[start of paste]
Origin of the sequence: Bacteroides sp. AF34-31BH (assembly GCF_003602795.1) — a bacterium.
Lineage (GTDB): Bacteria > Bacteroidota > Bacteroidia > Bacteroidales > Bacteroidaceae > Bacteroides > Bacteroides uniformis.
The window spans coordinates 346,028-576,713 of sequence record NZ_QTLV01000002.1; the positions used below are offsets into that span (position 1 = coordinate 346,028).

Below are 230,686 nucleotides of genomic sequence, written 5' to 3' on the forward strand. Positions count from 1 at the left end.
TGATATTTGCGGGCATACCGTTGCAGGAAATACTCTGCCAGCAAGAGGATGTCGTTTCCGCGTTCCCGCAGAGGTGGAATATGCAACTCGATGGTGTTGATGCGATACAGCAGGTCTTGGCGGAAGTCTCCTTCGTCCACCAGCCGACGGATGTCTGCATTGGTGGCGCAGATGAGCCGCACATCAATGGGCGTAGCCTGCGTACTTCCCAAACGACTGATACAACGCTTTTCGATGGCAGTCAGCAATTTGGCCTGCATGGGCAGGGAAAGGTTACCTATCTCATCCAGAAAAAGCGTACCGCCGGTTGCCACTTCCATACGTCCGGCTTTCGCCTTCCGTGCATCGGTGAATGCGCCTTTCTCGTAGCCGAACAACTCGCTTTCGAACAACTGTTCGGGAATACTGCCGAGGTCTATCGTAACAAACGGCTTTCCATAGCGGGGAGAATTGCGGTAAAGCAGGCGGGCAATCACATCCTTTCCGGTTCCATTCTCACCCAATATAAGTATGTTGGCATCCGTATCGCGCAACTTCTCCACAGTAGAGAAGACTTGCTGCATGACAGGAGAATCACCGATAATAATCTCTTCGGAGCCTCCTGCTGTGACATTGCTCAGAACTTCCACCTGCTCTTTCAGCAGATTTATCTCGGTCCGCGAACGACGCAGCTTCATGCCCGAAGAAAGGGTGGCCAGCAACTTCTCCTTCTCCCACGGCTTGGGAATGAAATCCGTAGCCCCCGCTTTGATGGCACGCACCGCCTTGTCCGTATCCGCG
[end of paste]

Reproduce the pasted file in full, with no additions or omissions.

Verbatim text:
Origin of the sequence: Bacteroides sp. AF34-31BH (assembly GCF_003602795.1) — a bacterium.
Lineage (GTDB): Bacteria > Bacteroidota > Bacteroidia > Bacteroidales > Bacteroidaceae > Bacteroides > Bacteroides uniformis.
The window spans coordinates 346,028-576,713 of sequence record NZ_QTLV01000002.1; the positions used below are offsets into that span (position 1 = coordinate 346,028).

Below are 230,686 nucleotides of genomic sequence, written 5' to 3' on the forward strand. Positions count from 1 at the left end.
TGATATTTGCGGGCATACCGTTGCAGGAAATACTCTGCCAGCAAGAGGATGTCGTTTCCGCGTTCCCGCAGAGGTGGAATATGCAACTCGATGGTGTTGATGCGATACAGCAGGTCTTGGCGGAAGTCTCCTTCGTCCACCAGCCGACGGATGTCTGCATTGGTGGCGCAGATGAGCCGCACATCAATGGGCGTAGCCTGCGTACTTCCCAAACGACTGATACAACGCTTTTCGATGGCAGTCAGCAATTTGGCCTGCATGGGCAGGGAAAGGTTACCTATCTCATCCAGAAAAAGCGTACCGCCGGTTGCCACTTCCATACGTCCGGCTTTCGCCTTCCGTGCATCGGTGAATGCGCCTTTCTCGTAGCCGAACAACTCGCTTTCGAACAACTGTTCGGGAATACTGCCGAGGTCTATCGTAACAAACGGCTTTCCATAGCGGGGAGAATTGCGGTAAAGCAGGCGGGCAATCACATCCTTTCCGGTTCCATTCTCACCCAATATAAGTATGTTGGCATCCGTATCGCGCAACTTCTCCACAGTAGAGAAGACTTGCTGCATGACAGGAGAATCACCGATAATAATCTCTTCGGAGCCTCCTGCTGTGACATTGCTCAGAACTTCCACCTGCTCTTTCAGCAGATTTATCTCGGTCCGCGAACGACGCAGCTTCATGCCCGAAGAAAGGGTGGCCAGCAACTTCTCCTTCTCCCACGGCTTGGGAATGAAATCCGTAGCCCCCGCTTTGATGGCACGCACCGCCTTGTCCGTATCCGCG